At common law the only rights recognised were the legal rights in the trustees and so equity stepped in to recognise a beneficial interest in favour of the beneficiary and allowed the beneficiary to enforce it. The interests of a beneficiary are therefore equitable and they confer on him rights which include
(a) The right to apply for a receiver to be appointed over trust property;
(b) The right to apply for the court sanction of unauthorised transactions
(c) The right to apply for injunctions;
(d) The right to a charge on property bought partly with trust money,
(e) The right to inspect and take copies of the account;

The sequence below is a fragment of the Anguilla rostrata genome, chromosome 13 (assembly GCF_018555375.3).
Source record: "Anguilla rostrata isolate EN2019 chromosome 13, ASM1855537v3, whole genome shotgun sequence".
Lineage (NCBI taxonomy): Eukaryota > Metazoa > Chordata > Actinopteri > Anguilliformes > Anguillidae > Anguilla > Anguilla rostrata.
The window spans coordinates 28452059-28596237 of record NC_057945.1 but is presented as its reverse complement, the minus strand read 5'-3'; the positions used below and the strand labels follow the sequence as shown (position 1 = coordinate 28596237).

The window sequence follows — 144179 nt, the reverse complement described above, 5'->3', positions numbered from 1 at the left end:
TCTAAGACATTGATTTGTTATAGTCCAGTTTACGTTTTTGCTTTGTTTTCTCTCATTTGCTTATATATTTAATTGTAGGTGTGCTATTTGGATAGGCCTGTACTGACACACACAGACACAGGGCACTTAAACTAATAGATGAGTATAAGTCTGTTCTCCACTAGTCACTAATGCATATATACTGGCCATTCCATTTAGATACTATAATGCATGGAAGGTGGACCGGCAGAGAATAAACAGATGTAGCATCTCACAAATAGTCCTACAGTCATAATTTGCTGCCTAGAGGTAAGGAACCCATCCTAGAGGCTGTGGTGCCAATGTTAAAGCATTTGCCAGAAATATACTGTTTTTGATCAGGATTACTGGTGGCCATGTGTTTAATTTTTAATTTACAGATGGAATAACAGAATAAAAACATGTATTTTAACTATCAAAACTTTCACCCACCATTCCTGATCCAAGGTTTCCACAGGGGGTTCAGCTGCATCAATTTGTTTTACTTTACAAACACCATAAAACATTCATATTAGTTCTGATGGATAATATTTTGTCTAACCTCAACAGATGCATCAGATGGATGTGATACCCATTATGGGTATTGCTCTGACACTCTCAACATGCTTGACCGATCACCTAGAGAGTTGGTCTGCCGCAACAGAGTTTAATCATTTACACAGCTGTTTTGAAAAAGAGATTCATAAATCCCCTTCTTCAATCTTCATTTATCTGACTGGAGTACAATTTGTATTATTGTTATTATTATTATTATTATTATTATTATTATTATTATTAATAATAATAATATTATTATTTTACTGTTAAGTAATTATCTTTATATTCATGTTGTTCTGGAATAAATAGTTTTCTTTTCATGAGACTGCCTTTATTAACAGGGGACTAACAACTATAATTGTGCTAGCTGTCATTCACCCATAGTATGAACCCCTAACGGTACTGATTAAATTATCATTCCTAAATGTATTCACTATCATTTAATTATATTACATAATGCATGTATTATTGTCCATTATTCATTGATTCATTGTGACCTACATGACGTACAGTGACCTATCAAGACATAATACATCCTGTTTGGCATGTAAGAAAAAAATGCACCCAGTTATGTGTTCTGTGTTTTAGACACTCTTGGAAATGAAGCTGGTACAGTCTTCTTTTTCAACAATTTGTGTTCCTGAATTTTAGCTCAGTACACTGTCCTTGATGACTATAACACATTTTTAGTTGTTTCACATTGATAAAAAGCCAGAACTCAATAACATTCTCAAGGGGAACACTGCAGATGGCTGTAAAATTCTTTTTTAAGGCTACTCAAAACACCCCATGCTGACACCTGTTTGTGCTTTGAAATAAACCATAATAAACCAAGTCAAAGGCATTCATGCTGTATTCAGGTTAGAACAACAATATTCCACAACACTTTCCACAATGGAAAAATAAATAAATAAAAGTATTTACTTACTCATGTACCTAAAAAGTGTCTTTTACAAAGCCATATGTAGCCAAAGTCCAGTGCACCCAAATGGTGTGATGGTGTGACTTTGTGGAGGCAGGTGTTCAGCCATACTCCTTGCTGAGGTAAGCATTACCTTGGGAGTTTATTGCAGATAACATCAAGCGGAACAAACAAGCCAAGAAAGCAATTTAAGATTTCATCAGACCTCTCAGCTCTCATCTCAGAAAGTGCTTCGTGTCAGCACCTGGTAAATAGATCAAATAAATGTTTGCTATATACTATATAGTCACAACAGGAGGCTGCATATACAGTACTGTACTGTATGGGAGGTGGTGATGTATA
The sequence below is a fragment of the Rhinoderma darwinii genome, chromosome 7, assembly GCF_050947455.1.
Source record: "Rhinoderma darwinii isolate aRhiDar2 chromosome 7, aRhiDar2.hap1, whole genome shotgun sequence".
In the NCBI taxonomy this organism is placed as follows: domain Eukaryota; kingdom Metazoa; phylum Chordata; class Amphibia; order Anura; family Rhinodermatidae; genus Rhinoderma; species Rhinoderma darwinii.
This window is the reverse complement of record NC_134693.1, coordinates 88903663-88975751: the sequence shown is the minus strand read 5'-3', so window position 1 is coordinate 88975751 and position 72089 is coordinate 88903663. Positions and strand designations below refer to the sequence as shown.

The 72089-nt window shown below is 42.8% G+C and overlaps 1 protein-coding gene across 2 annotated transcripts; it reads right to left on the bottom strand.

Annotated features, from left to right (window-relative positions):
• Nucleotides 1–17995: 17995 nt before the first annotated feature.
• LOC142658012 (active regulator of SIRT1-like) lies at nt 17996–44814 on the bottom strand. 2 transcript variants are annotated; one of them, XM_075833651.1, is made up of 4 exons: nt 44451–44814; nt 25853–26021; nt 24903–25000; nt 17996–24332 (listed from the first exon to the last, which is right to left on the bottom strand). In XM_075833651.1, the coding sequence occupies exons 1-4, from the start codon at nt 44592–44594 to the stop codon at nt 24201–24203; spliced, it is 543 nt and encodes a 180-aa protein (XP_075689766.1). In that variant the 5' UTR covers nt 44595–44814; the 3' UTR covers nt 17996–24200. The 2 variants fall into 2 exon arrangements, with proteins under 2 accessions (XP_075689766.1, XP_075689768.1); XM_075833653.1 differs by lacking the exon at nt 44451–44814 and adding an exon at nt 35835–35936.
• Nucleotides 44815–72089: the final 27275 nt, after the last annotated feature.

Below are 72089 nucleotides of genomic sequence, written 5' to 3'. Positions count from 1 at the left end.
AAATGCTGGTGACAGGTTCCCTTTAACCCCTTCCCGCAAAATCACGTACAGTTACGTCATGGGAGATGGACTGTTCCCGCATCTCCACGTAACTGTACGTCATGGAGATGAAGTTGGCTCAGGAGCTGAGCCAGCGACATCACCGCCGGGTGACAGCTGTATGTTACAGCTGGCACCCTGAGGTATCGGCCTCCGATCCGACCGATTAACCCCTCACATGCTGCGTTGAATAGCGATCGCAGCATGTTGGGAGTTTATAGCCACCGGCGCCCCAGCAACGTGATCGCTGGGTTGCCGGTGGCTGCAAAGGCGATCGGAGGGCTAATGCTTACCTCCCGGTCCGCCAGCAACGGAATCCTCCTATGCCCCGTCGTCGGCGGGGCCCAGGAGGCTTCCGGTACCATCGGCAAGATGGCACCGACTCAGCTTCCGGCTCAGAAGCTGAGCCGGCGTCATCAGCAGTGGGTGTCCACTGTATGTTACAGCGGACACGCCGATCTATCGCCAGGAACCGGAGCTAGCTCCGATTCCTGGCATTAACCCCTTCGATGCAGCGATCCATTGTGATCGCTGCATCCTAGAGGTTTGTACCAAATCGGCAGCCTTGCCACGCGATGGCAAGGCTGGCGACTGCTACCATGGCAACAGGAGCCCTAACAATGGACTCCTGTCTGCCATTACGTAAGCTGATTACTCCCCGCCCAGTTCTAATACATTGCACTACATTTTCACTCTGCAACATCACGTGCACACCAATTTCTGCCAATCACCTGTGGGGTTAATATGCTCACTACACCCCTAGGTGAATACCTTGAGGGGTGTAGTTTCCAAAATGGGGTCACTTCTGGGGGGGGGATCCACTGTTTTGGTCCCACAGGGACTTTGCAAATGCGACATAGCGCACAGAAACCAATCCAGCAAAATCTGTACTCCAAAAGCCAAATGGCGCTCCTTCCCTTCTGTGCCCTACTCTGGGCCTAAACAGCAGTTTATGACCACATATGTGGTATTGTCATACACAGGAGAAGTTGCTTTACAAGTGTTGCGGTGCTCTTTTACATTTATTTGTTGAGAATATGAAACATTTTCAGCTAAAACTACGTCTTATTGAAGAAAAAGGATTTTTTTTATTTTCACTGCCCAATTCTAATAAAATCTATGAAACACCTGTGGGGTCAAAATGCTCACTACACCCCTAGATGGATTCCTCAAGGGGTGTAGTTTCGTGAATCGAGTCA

(f) The right to joint trustees as defendants; to sue the trustees, to sue in the trustee’s name etc. When sui juris and together entitled to bring the trust to an end.
The trend would seem to be to negative such an intention where such words occur but each case depends on its particular set of circumstances. In Re Adams & Kensington Vestry (1884) 27 Ch. D 394 where a testator had given all his real and personal estate to his wife “in full confidence that she would do what was right as to the disposal thereof between my children”. It was held that under these words the widow took an absolute interest in the property unfettered by any trust in favour of the children. The judge also observed that some case had gone very far and unjustifiably imposed upon words a meaning beyond that which they would bear if looked at alone.